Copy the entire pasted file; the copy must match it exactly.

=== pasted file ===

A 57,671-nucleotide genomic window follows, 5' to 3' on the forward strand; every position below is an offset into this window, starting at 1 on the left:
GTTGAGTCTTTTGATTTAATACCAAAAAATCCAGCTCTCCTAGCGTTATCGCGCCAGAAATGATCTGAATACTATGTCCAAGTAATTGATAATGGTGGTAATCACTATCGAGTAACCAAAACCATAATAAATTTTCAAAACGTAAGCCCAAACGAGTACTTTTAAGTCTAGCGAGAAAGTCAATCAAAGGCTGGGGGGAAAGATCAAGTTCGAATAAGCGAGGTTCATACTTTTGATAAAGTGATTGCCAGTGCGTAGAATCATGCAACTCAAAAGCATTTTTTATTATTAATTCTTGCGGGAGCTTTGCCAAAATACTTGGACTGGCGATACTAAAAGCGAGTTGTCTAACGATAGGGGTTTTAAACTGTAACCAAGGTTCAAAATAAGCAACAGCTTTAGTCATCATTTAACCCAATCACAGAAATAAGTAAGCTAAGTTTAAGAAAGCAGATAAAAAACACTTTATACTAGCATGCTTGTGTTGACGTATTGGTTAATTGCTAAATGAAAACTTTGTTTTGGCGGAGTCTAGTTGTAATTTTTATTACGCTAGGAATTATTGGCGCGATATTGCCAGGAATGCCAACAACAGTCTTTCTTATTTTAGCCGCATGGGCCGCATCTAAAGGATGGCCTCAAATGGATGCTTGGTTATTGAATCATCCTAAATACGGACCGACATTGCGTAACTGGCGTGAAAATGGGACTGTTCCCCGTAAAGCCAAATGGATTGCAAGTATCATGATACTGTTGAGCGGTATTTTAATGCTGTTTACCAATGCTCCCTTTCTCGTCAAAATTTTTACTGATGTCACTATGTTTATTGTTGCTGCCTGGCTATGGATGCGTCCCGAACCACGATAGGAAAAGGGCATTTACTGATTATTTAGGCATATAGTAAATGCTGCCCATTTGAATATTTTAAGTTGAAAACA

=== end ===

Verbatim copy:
A 57,671-nucleotide genomic window follows, 5' to 3' on the forward strand; every position below is an offset into this window, starting at 1 on the left:
GTTGAGTCTTTTGATTTAATACCAAAAAATCCAGCTCTCCTAGCGTTATCGCGCCAGAAATGATCTGAATACTATGTCCAAGTAATTGATAATGGTGGTAATCACTATCGAGTAACCAAAACCATAATAAATTTTCAAAACGTAAGCCCAAACGAGTACTTTTAAGTCTAGCGAGAAAGTCAATCAAAGGCTGGGGGGAAAGATCAAGTTCGAATAAGCGAGGTTCATACTTTTGATAAAGTGATTGCCAGTGCGTAGAATCATGCAACTCAAAAGCATTTTTTATTATTAATTCTTGCGGGAGCTTTGCCAAAATACTTGGACTGGCGATACTAAAAGCGAGTTGTCTAACGATAGGGGTTTTAAACTGTAACCAAGGTTCAAAATAAGCAACAGCTTTAGTCATCATTTAACCCAATCACAGAAATAAGTAAGCTAAGTTTAAGAAAGCAGATAAAAAACACTTTATACTAGCATGCTTGTGTTGACGTATTGGTTAATTGCTAAATGAAAACTTTGTTTTGGCGGAGTCTAGTTGTAATTTTTATTACGCTAGGAATTATTGGCGCGATATTGCCAGGAATGCCAACAACAGTCTTTCTTATTTTAGCCGCATGGGCCGCATCTAAAGGATGGCCTCAAATGGATGCTTGGTTATTGAATCATCCTAAATACGGACCGACATTGCGTAACTGGCGTGAAAATGGGACTGTTCCCCGTAAAGCCAAATGGATTGCAAGTATCATGATACTGTTGAGCGGTATTTTAATGCTGTTTACCAATGCTCCCTTTCTCGTCAAAATTTTTACTGATGTCACTATGTTTATTGTTGCTGCCTGGCTATGGATGCGTCCCGAACCACGATAGGAAAAGGGCATTTACTGATTATTTAGGCATATAGTAAATGCTGCCCATTTGAATATTTTAAGTTGAAAACA